April 12, 2012 in City

Regional tribes included in federal settlement

 

The federal government will pay more than $1 billion to settle a series of lawsuits brought by American Indian tribes over mismanagement of tribal money and trust lands, under a settlement announced Wednesday.

The agreement resolves claims brought by 41 tribes from across the country, including the Spokane, Coeur d’Alene, Colville and Nez Perce tribes, to reclaim money lost in mismanaged accounts and from royalties for oil, gas, grazing and timber rights on tribal lands. Negotiations continue on dozens of other cases.

“Today is a great day because it is a new day – a day when tribes across this nation can close the door on many wrongs of the past and open the door to a future of mutual respect and cooperation,” said Chief Allan, chairman of the Coeur d’Alene Tribe, during a White House event where the settlement was announced.

The Coeur d’Alene Tribe will receive $18 million as part of the settlement, according to a new release from the Coeur d’Alene Tribe.

Among other area tribes, the Nez Perce Tribe will receive $33.7 million, and the Confederated Tribes of the Colville Reservation will receive $193 million. The Colville Tribes’ settlement was announced in February.

Information about the Spokane Tribe of Indians’ settlement was not immediately available, and attempts made to reach the tribe’s spokeswoman, Jamie Sijohn, were unsuccessful.

Department of Interior spokesman Adam Fetcher said the settlement figures for each tribe were considered confidential, though some were entered into U.S. District Court record in Washington, D.C. Among those, recipients of large sums include Montana’s Confederated Salish and Kootenai Tribes at $150 million and New Mexico’s Mescalero Apache Nation at nearly $33 million. By comparison, the Nooksack Tribe in northwest Washington, which has about 2,000 members, will receive $25,000.

“These settlements fairly and honorably resolve historical grievances over the accounting and management of tribal trust funds, trust lands, and other non-monetary trust resources that, for far too long, have been a source of conflict between Indian tribes and the United States,” Attorney General Eric Holder said.

The Nez Perce Tribe, which has about 3,500 members, said in a news release that revenue, including from timber, limestone and other natural resources that was managed by the federal government in trust accounts was managed so poorly that it was “almost impossible to determine the exact amount of money” the federal government was holding.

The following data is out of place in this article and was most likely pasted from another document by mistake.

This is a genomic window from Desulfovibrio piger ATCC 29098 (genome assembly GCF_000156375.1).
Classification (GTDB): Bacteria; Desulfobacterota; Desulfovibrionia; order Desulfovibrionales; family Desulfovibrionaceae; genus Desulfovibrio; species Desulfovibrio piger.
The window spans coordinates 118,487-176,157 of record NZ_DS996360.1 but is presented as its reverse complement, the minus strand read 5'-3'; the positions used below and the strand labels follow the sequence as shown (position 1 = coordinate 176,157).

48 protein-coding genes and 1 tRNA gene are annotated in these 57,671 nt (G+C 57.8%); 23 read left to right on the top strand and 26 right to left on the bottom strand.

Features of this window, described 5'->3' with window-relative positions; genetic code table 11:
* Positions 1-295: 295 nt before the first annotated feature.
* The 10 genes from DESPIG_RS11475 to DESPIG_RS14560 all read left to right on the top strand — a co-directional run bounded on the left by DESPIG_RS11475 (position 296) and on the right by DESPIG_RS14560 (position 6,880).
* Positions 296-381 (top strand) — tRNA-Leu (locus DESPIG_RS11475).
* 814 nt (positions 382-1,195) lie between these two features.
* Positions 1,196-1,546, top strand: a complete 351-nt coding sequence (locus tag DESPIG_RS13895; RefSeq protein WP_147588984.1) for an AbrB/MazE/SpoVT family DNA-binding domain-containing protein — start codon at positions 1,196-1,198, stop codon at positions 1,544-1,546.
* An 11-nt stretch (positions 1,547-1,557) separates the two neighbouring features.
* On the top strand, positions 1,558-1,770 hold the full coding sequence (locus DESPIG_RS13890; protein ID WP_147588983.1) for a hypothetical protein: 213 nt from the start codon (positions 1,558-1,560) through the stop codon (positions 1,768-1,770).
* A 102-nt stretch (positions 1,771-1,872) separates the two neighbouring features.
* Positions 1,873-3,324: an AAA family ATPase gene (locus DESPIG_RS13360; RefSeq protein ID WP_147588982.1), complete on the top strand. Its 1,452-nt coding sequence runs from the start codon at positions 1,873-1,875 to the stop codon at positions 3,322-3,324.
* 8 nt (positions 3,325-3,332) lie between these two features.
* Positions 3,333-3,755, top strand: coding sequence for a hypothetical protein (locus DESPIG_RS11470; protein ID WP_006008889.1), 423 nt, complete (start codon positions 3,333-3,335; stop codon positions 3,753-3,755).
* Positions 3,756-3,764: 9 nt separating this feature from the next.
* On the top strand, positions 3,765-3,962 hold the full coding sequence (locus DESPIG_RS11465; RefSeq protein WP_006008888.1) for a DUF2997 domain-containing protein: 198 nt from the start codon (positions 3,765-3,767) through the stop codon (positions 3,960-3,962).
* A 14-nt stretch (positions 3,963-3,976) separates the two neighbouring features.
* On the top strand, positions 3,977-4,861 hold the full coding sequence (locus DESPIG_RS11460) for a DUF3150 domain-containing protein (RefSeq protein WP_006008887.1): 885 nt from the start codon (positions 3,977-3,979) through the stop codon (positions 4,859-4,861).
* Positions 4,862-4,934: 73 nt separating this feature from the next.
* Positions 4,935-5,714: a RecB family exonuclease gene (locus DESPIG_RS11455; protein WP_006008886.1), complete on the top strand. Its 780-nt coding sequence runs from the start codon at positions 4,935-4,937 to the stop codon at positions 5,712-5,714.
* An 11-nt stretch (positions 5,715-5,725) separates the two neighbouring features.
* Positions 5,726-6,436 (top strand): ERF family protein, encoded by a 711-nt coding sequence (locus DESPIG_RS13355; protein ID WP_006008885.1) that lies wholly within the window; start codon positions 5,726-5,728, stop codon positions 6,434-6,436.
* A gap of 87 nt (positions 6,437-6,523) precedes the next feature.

“Although this settlement does not erase the fact that the United States failed to uphold its fiduciary obligations to the tribe, the tribe is pleased to reach a resolution to these claims that will provide some benefit to the Nez Perce Tribe and its members for these past wrongs,” said Brooklyn Baptiste, Chairman of the Nez Perce Tribal Executive Committee.

Ending the long-running dispute allows the governments involved to move beyond distrust and antagonism, and empowers Indian communities going forward, Interior Secretary Ken Salazar said.

The Department of the Interior manages more than 100,000 leases on tribal trust lands and about 2,500 tribal trust accounts for more than 250 federally recognized tribes.

All tribes have had a dark relationship with the federal government, said Gary Hayes, chairman of the Ute Mountain Ute Tribe, whose reservation covers southwest Colorado, southeast Utah and northern New Mexico. But the settlements will assist tribal governments in supplementing decades of inadequate funding throughout Indian Country, helping to improve public safety, infrastructure and health care, he said.

A total of 114 tribal governments filed suit after Elouise Cobell, a member of the Blackfeet Tribe from Browning, Mont., brought a similar claim on behalf of thousands of individual Indians over the government’s mismanagement of their trust lands.

The government ultimately settled the Cobell case for $3.4 billion, but it remains under appeal for various reasons by four people.

Congress delayed approval of that settlement for months. But unlike the Cobell case, money for the tribes’ settlements already has been appropriated under a congressionally approved judgment fund, said Fetcher, the Interior spokesman.

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